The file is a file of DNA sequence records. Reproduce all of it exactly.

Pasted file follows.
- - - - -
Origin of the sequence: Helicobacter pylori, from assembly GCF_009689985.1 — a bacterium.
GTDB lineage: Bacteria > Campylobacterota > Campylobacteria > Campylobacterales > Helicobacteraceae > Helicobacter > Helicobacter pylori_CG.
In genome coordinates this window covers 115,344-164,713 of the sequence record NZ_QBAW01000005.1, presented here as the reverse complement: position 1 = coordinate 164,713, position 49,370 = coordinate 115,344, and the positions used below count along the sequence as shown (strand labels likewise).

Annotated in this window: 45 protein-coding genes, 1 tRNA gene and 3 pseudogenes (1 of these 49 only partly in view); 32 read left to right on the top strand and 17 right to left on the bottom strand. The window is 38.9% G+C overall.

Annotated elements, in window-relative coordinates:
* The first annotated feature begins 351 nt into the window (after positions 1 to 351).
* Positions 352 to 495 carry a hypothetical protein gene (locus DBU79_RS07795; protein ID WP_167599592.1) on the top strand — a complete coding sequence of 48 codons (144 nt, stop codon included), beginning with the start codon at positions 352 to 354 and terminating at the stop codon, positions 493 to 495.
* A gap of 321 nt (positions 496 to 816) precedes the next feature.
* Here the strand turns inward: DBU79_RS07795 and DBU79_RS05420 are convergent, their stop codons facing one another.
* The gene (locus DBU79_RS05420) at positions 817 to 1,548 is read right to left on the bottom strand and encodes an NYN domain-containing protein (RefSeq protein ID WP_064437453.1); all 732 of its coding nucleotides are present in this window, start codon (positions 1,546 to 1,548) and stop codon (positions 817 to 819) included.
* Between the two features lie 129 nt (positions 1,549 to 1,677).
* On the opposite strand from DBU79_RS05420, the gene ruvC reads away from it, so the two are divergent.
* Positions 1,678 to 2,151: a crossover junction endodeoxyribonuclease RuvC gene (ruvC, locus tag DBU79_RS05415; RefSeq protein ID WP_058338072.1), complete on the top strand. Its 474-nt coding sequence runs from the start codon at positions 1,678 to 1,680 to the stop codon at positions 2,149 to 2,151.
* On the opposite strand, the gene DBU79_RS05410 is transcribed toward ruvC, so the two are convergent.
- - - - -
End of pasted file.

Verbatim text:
Origin of the sequence: Helicobacter pylori, from assembly GCF_009689985.1 — a bacterium.
GTDB lineage: Bacteria > Campylobacterota > Campylobacteria > Campylobacterales > Helicobacteraceae > Helicobacter > Helicobacter pylori_CG.
In genome coordinates this window covers 115,344-164,713 of the sequence record NZ_QBAW01000005.1, presented here as the reverse complement: position 1 = coordinate 164,713, position 49,370 = coordinate 115,344, and the positions used below count along the sequence as shown (strand labels likewise).

Annotated in this window: 45 protein-coding genes, 1 tRNA gene and 3 pseudogenes (1 of these 49 only partly in view); 32 read left to right on the top strand and 17 right to left on the bottom strand. The window is 38.9% G+C overall.

Annotated elements, in window-relative coordinates:
* The first annotated feature begins 351 nt into the window (after positions 1 to 351).
* Positions 352 to 495 carry a hypothetical protein gene (locus DBU79_RS07795; protein ID WP_167599592.1) on the top strand — a complete coding sequence of 48 codons (144 nt, stop codon included), beginning with the start codon at positions 352 to 354 and terminating at the stop codon, positions 493 to 495.
* A gap of 321 nt (positions 496 to 816) precedes the next feature.
* Here the strand turns inward: DBU79_RS07795 and DBU79_RS05420 are convergent, their stop codons facing one another.
* The gene (locus DBU79_RS05420) at positions 817 to 1,548 is read right to left on the bottom strand and encodes an NYN domain-containing protein (RefSeq protein ID WP_064437453.1); all 732 of its coding nucleotides are present in this window, start codon (positions 1,546 to 1,548) and stop codon (positions 817 to 819) included.
* Between the two features lie 129 nt (positions 1,549 to 1,677).
* On the opposite strand from DBU79_RS05420, the gene ruvC reads away from it, so the two are divergent.
* Positions 1,678 to 2,151: a crossover junction endodeoxyribonuclease RuvC gene (ruvC, locus tag DBU79_RS05415; RefSeq protein ID WP_058338072.1), complete on the top strand. Its 474-nt coding sequence runs from the start codon at positions 1,678 to 1,680 to the stop codon at positions 2,149 to 2,151.
* On the opposite strand, the gene DBU79_RS05410 is transcribed toward ruvC, so the two are convergent.